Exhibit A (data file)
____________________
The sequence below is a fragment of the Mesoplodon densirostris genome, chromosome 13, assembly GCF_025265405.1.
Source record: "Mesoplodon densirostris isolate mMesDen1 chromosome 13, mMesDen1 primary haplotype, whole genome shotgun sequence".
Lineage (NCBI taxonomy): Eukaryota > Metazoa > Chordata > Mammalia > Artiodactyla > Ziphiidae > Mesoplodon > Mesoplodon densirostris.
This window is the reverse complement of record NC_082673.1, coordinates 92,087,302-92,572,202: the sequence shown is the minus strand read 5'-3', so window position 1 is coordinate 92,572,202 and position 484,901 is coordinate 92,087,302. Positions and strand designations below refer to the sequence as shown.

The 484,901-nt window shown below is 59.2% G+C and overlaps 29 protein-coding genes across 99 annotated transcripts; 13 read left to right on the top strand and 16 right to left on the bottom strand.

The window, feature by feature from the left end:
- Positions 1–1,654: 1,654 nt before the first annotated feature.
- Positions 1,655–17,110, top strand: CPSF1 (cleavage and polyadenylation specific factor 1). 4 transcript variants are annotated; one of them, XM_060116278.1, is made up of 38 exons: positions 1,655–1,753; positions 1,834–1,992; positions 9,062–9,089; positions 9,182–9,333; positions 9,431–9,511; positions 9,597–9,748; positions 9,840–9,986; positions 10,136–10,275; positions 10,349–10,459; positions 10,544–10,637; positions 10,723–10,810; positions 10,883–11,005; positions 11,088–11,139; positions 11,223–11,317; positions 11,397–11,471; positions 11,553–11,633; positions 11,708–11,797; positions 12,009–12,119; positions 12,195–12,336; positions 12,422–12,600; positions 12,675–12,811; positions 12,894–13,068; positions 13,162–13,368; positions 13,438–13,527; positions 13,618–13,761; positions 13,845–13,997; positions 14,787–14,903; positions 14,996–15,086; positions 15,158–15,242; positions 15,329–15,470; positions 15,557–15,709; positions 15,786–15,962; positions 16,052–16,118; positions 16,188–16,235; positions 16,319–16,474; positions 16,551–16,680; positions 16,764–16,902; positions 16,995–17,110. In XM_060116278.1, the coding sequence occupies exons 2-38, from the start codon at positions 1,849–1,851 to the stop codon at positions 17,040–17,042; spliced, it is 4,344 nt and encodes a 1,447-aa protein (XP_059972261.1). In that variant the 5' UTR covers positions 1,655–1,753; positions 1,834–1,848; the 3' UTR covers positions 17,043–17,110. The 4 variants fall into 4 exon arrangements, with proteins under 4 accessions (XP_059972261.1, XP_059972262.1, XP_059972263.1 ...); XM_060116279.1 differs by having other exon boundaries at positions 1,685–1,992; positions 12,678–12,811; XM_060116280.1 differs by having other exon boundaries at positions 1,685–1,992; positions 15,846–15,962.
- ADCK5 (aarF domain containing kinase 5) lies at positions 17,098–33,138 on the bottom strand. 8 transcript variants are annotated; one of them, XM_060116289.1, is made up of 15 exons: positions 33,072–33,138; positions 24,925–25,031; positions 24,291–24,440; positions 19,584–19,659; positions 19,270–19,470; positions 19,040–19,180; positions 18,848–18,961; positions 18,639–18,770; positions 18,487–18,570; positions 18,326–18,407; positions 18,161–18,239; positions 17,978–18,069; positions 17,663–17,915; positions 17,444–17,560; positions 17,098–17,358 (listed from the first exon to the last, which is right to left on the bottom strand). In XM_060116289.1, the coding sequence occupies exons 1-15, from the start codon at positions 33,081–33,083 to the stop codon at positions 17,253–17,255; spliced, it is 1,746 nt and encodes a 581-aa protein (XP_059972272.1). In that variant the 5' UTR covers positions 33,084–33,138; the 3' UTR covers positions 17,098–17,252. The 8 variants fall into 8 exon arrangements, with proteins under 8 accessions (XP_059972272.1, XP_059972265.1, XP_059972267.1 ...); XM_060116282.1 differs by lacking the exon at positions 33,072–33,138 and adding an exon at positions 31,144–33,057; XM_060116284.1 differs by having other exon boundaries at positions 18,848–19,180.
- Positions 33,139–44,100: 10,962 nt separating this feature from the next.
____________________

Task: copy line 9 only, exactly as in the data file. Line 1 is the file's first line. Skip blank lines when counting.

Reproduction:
- ADCK5 (aarF domain containing kinase 5) lies at positions 17,098–33,138 on the bottom strand. 8 transcript variants are annotated; one of them, XM_060116289.1, is made up of 15 exons: positions 33,072–33,138; positions 24,925–25,031; positions 24,291–24,440; positions 19,584–19,659; positions 19,270–19,470; positions 19,040–19,180; positions 18,848–18,961; positions 18,639–18,770; positions 18,487–18,570; positions 18,326–18,407; positions 18,161–18,239; positions 17,978–18,069; positions 17,663–17,915; positions 17,444–17,560; positions 17,098–17,358 (listed from the first exon to the last, which is right to left on the bottom strand). In XM_060116289.1, the coding sequence occupies exons 1-15, from the start codon at positions 33,081–33,083 to the stop codon at positions 17,253–17,255; spliced, it is 1,746 nt and encodes a 581-aa protein (XP_059972272.1). In that variant the 5' UTR covers positions 33,084–33,138; the 3' UTR covers positions 17,098–17,252. The 8 variants fall into 8 exon arrangements, with proteins under 8 accessions (XP_059972272.1, XP_059972265.1, XP_059972267.1 ...); XM_060116282.1 differs by lacking the exon at positions 33,072–33,138 and adding an exon at positions 31,144–33,057; XM_060116284.1 differs by having other exon boundaries at positions 18,848–19,180.